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In this paper, the effect of magneto-hydrodynamic natural convection fluid flow and heat
transfer in a square cavity filled with an electric conductive fluid with elliptic shape adiabatic block are studied
numerically. The governing differential equations are solved by using finite element method (weighted-residual
method). The horizontal and top wall assumed to be adiabatic. The left wall is kept heated Th and right wall is
kept at cold Tc
. Also all the walls are assumed to be no-slip condition. Numerical predictions are obtained for a
wide range of Rayleigh number (Ra) and different Hartmann number (Ha) at the Prandtl number 0.733. The
numerical results show that the effect of the magnetic field is to decrease the rate of convective heat transfer and
the average Nusselt number decreases as Hartmann number increases. The results are presented for Rayleigh
number from 104
up to 106
in form of streamlines, isotherms and Nusselt number for various Rayleigh and
Hartmann numbers.

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2015

e-ISSN: 2320-0847 p-ISSN : 2320-0936

Volume-4, Issue-7, pp-10-22

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Research Paper

Open Access

Square Cavity with Elliptic Shape Adiabatic Block

M. Jahirul Haque Munshi1,*, M. A. Alim2, A. H. Bhuiyan2, G. Mostafa1

1

Hamdard University Bangladesh (HUB), Newtown, Sonargaon, Narayngonj-1440, Bangladesh

2

Department of Mathematics, Bangladesh University of Engineering and Technology

(BUET), Dhaka- 1000, Bangladesh

ABSTRACT: In this paper, the effect of magneto-hydrodynamic natural convection fluid flow and heat

transfer in a square cavity filled with an electric conductive fluid with elliptic shape adiabatic block are studied

numerically. The governing differential equations are solved by using finite element method (weighted-residual

method). The horizontal and top wall assumed to be adiabatic. The left wall is kept heated Th and right wall is

kept at cold Tc. Also all the walls are assumed to be no-slip condition. Numerical predictions are obtained for a

wide range of Rayleigh number (Ra) and different Hartmann number (Ha) at the Prandtl number 0.733. The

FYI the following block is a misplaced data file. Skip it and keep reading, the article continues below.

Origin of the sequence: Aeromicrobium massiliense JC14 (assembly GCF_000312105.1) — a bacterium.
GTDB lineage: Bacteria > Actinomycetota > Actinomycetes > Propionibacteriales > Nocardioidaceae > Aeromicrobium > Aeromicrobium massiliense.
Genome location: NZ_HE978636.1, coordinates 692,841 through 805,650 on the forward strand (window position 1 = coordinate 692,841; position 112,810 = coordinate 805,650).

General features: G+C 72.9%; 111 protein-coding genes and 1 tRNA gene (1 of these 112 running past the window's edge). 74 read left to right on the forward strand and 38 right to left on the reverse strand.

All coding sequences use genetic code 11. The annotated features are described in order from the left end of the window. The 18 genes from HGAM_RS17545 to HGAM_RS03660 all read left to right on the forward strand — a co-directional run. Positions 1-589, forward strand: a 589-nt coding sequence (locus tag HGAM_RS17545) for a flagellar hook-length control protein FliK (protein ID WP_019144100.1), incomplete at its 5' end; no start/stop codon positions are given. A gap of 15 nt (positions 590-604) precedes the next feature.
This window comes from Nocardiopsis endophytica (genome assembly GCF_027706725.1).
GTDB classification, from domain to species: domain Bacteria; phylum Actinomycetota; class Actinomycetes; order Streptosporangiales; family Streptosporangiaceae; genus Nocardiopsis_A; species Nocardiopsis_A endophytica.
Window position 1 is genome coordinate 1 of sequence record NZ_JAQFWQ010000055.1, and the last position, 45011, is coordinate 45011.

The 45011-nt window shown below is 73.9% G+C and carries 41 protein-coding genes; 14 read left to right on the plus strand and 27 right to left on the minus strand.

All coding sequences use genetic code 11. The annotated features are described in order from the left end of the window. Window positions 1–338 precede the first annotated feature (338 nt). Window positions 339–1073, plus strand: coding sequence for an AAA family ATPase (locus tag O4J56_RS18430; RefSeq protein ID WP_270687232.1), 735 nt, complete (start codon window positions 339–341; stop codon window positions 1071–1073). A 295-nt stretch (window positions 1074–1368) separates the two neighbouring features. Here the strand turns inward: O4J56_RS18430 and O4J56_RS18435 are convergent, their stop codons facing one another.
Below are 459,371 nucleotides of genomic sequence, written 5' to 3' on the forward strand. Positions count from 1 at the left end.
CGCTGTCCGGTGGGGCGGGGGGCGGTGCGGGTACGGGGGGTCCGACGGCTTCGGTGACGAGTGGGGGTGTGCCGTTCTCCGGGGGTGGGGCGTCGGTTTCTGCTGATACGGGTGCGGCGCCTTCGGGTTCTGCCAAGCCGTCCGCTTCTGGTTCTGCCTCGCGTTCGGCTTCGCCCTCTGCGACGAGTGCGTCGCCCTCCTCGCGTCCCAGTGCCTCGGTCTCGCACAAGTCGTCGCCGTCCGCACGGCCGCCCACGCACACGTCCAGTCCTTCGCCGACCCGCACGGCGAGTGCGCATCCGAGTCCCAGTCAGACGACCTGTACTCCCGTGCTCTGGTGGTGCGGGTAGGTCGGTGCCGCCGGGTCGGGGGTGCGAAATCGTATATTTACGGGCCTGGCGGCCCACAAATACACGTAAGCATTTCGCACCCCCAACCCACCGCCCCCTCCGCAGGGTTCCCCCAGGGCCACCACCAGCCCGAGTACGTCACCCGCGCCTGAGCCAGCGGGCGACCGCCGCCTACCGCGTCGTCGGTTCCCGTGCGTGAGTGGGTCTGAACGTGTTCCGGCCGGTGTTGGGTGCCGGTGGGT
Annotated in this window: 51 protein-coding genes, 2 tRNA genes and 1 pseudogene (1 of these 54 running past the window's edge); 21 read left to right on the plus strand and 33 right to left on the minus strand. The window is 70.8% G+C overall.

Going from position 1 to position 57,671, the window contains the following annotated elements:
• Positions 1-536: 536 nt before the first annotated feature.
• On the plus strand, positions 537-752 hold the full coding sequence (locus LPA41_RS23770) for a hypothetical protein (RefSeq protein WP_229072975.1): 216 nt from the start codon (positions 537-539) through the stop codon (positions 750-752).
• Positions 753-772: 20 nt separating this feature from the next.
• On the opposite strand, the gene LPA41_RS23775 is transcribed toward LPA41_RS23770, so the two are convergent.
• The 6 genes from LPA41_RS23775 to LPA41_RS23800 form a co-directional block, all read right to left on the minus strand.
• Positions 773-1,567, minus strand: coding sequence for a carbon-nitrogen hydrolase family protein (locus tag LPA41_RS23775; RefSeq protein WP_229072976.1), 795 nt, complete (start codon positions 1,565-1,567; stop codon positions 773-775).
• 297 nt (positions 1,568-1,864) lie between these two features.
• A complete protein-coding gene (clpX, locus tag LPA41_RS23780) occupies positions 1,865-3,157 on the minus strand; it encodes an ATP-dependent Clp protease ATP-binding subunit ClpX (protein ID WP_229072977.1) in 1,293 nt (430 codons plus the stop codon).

numerical results show that the effect of the magnetic field is to decrease the rate of convective heat transfer and

the average Nusselt number decreases as Hartmann number increases. The results are presented for Rayleigh

number from 104 up to 106 in form of streamlines, isotherms and Nusselt number for various Rayleigh and

Hartmann numbers.

KEYWORDS: Natural convection, numerical study, square enclosure, magnetic field, elliptic shape

adiabatic block.

Nomenclatures:

B0

Strength of the magnetic field

g

gravitational acceleration

L

length of the cavity

Nu

Nusselt number

P

dimensional pressure

p

pressure

Pr

Prandtl number

Ra

Rayleigh number

T

dimensional temperature

u, v

velocity components

U, V

non-dimensional velocity components

x, y

Cartesian coordinates

X, Y

non-dimensional Cartesian coordinates

I.

Greek symbols

Thermal diffusivity

expansion

non-dimensional temperature

Subscripts

c

cold wall

h

hot wall

INTRODUCTION

Natural convection is a subject of central importance in the present technology development and all

kinds of engineering applications. Historically, some of the major discoveries in natural convection have helped

shape the course of development and important fields for the application of the cooling of power electronics,

solar collectors, solar stills, attic spaces, etc. Now a days, natural convection have industrial applications in

which the heat and mass transfer occur concurrently as a result of combined buoyancy effects of thermal and

species diffusion.

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2015